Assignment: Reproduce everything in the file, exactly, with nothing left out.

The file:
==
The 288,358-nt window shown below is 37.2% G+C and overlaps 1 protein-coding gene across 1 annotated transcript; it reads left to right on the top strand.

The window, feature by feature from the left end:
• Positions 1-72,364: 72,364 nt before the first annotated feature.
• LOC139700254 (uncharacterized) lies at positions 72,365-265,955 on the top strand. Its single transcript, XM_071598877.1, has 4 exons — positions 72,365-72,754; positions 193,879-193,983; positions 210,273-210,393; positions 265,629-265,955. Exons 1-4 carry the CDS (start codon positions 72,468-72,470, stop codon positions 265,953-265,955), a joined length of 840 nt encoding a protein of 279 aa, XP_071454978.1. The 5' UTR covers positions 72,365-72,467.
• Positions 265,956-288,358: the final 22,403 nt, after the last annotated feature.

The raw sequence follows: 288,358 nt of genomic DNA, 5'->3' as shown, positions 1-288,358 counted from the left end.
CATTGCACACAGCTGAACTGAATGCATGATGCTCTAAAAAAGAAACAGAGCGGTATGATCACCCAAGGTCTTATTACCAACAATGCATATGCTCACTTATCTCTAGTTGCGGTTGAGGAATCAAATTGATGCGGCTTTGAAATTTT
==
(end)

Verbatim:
The 288,358-nt window shown below is 37.2% G+C and overlaps 1 protein-coding gene across 1 annotated transcript; it reads left to right on the top strand.

The window, feature by feature from the left end:
• Positions 1-72,364: 72,364 nt before the first annotated feature.
• LOC139700254 (uncharacterized) lies at positions 72,365-265,955 on the top strand. Its single transcript, XM_071598877.1, has 4 exons — positions 72,365-72,754; positions 193,879-193,983; positions 210,273-210,393; positions 265,629-265,955. Exons 1-4 carry the CDS (start codon positions 72,468-72,470, stop codon positions 265,953-265,955), a joined length of 840 nt encoding a protein of 279 aa, XP_071454978.1. The 5' UTR covers positions 72,365-72,467.
• Positions 265,956-288,358: the final 22,403 nt, after the last annotated feature.

The raw sequence follows: 288,358 nt of genomic DNA, 5'->3' as shown, positions 1-288,358 counted from the left end.
CATTGCACACAGCTGAACTGAATGCATGATGCTCTAAAAAAGAAACAGAGCGGTATGATCACCCAAGGTCTTATTACCAACAATGCATATGCTCACTTATCTCTAGTTGCGGTTGAGGAATCAAATTGATGCGGCTTTGAAATTTT